Paul Gauguin was introduced into the Impressionist circle by Camille Pissarro and contributed major works to five of the eight Impressionist exhibitions between 1879 and 1886. During these years, he transformed himself from a banker-stockbroker into a professional artist and from a family man into a solitary searcher for artistic, moral, and spiritual truths. Yet this vital period of Gauguin's life has usually been dismissed as an awkward prelude to his brilliant career as an anti-Impressionist. This handsomely illustrated book reconsiders Gauguin's apprenticeship as an Impressionist and reassesses his contributions to the movement through the extraordinarily subtle and beautiful paintings, sculpture, and ceramic works he created during the years before 1887.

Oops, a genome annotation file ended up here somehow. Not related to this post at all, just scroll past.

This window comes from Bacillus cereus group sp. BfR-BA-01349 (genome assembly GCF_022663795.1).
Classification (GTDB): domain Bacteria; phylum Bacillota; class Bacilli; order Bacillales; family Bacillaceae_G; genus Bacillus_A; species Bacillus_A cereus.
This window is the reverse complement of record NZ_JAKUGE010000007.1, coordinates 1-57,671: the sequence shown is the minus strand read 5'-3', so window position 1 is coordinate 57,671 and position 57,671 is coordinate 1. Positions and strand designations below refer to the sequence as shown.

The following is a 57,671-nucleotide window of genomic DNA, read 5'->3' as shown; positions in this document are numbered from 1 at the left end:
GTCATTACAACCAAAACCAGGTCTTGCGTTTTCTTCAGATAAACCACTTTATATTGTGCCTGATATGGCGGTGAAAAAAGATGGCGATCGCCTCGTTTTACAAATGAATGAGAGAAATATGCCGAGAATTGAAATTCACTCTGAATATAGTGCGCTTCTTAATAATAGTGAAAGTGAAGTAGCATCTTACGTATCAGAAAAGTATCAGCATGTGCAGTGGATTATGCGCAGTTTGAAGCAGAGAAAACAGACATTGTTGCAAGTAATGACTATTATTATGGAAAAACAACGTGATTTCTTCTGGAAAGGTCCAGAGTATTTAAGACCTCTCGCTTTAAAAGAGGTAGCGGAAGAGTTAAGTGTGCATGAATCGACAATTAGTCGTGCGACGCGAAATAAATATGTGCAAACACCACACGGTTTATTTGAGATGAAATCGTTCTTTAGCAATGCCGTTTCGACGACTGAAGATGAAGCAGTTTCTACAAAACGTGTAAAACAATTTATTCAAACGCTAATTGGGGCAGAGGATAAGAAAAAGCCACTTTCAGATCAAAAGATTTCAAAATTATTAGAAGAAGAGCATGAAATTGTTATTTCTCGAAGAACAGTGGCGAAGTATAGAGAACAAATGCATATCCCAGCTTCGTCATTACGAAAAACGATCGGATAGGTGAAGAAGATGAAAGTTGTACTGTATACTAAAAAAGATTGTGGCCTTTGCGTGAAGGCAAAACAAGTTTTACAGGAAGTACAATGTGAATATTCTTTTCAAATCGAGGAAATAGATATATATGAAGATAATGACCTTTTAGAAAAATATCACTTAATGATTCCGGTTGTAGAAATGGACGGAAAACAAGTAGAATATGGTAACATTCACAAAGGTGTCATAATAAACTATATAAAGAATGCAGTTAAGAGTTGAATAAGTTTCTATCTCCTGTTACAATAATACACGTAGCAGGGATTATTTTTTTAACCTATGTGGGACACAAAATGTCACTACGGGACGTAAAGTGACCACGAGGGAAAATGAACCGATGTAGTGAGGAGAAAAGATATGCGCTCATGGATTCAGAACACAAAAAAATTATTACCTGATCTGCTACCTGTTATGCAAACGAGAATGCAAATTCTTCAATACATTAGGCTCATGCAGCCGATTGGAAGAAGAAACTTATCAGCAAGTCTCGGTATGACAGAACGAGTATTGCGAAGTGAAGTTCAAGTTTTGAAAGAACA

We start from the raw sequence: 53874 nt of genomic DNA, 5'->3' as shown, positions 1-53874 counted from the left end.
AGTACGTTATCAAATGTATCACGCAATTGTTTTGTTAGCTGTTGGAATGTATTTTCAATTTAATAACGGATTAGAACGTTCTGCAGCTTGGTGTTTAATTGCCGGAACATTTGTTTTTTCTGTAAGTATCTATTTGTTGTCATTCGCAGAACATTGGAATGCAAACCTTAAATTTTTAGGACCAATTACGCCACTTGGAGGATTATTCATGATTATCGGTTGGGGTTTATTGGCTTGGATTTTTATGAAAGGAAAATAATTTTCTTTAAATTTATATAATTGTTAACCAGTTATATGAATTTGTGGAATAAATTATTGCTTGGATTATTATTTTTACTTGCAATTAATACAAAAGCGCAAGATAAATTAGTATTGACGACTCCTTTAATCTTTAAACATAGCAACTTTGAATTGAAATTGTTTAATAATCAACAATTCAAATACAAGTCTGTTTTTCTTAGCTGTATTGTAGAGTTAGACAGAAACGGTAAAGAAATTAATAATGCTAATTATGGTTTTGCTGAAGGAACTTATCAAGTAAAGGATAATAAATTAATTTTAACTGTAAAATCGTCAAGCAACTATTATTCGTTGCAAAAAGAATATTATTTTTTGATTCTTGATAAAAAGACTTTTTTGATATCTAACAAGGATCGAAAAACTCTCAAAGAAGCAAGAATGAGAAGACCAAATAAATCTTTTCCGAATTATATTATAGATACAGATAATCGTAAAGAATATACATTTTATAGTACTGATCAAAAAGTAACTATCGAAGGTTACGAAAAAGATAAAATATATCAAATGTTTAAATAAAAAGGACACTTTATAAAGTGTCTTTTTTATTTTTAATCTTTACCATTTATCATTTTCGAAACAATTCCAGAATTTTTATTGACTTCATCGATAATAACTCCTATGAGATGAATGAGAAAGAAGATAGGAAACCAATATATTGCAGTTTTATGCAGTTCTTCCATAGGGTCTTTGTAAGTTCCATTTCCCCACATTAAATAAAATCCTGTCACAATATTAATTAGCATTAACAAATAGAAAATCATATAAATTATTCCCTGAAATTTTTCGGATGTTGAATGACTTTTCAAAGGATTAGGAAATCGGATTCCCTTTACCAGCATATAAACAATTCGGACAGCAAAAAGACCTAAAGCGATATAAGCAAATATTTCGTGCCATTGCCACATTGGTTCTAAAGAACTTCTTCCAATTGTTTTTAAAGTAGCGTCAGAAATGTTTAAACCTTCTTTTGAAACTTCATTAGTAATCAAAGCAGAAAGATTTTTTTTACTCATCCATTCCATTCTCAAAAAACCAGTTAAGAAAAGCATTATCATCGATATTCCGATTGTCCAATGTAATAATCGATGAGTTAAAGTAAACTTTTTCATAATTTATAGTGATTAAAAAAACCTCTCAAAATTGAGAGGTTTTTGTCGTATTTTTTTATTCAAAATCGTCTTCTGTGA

Richard R. Brettell is Margaret McDermott Distinguished Professor of Art and Aesthetics at the University of Texas at Dallas and the author of Pissarro and Pontoise, The Impressionist and the City, and Monet to Moore, all published by Yale University Press. Anne-Birgitte Fonsmark is director of the Ordrupgaard Museum in Copenhagen.